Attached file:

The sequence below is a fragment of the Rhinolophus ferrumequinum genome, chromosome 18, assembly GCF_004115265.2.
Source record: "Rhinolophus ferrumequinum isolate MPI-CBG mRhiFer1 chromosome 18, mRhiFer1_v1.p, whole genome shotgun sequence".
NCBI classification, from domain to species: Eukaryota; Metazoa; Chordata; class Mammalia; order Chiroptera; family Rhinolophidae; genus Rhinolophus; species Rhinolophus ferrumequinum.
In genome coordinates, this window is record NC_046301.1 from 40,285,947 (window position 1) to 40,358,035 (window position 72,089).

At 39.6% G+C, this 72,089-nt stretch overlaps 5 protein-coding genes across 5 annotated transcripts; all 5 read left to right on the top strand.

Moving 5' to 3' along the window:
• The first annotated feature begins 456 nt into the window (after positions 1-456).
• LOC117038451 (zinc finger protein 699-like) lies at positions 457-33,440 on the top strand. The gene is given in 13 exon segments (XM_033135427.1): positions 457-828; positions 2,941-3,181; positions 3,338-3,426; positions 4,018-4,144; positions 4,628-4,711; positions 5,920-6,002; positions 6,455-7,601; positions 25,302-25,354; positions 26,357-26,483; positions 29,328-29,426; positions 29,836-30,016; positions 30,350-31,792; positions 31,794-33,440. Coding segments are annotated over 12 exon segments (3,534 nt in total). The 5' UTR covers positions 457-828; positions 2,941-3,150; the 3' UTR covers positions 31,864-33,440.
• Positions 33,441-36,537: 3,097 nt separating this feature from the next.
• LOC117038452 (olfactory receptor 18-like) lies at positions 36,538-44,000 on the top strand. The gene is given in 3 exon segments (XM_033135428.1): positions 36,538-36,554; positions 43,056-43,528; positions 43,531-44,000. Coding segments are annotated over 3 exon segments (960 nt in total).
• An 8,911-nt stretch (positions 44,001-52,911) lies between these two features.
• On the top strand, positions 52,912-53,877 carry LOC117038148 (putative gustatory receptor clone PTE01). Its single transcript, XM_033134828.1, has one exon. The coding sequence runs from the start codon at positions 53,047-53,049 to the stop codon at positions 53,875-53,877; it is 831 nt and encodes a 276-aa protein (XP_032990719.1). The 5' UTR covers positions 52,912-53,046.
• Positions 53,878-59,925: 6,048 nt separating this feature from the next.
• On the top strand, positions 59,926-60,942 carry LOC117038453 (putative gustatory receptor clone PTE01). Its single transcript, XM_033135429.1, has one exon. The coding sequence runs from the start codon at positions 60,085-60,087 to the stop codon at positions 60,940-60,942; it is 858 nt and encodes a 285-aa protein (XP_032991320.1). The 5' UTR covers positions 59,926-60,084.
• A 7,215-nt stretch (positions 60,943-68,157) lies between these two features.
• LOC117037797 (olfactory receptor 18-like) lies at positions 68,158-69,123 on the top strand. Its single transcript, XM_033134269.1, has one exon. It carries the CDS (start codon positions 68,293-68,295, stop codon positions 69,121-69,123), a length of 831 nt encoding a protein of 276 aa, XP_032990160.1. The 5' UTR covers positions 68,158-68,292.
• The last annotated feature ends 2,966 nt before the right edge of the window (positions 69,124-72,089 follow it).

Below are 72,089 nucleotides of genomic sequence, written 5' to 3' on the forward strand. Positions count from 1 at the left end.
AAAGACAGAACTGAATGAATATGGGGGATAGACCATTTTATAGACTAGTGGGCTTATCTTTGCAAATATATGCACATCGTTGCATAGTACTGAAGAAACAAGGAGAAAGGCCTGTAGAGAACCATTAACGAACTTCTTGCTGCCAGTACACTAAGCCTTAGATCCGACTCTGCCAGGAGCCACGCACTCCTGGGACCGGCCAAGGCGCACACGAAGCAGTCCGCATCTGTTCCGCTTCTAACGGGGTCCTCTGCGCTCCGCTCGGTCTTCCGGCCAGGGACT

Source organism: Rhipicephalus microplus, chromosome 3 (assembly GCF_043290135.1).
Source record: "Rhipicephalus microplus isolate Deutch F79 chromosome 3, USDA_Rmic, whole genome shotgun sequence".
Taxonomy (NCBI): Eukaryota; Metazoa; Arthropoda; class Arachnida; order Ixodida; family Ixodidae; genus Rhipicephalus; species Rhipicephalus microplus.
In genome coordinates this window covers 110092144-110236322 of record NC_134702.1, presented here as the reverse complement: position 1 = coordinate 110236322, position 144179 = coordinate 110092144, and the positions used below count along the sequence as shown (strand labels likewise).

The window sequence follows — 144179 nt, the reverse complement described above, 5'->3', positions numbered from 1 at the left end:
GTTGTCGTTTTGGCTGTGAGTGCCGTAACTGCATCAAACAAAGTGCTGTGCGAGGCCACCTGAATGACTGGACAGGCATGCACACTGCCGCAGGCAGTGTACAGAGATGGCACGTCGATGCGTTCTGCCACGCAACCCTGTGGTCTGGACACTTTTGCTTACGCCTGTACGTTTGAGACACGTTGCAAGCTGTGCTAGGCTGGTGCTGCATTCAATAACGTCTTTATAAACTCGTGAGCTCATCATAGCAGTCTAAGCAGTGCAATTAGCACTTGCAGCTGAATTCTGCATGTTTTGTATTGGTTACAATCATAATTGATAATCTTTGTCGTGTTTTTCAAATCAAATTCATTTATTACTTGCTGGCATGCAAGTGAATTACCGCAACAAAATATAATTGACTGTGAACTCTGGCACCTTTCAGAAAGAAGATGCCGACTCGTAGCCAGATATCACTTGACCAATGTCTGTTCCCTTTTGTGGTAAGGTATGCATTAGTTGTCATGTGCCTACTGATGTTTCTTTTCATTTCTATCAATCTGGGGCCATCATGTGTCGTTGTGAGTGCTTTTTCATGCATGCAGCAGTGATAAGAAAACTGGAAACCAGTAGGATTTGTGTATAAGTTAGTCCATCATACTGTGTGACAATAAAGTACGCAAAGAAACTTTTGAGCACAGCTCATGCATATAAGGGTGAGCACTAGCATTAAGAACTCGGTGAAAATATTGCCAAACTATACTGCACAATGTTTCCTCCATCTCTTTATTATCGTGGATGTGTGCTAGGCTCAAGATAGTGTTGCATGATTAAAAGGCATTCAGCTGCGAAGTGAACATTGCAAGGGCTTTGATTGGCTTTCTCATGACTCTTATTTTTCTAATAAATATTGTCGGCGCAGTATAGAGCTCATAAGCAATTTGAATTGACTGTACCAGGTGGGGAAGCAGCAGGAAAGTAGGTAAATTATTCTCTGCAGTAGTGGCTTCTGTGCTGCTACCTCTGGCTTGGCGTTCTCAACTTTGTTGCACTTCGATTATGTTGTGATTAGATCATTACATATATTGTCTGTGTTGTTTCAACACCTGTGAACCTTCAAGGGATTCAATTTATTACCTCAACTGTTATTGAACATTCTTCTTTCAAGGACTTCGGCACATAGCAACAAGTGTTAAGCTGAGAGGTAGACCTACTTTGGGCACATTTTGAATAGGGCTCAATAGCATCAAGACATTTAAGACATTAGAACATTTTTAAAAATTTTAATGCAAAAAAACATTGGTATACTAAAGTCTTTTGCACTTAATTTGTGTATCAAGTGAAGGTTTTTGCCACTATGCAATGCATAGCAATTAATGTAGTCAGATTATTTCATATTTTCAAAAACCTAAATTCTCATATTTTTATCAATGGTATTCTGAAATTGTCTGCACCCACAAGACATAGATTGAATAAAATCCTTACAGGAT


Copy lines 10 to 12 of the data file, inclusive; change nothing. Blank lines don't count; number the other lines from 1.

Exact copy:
• LOC117038452 (olfactory receptor 18-like) lies at positions 36,538-44,000 on the top strand. The gene is given in 3 exon segments (XM_033135428.1): positions 36,538-36,554; positions 43,056-43,528; positions 43,531-44,000. Coding segments are annotated over 3 exon segments (960 nt in total).
• An 8,911-nt stretch (positions 44,001-52,911) lies between these two features.
• On the top strand, positions 52,912-53,877 carry LOC117038148 (putative gustatory receptor clone PTE01). Its single transcript, XM_033134828.1, has one exon. The coding sequence runs from the start codon at positions 53,047-53,049 to the stop codon at positions 53,875-53,877; it is 831 nt and encodes a 276-aa protein (XP_032990719.1). The 5' UTR covers positions 52,912-53,046.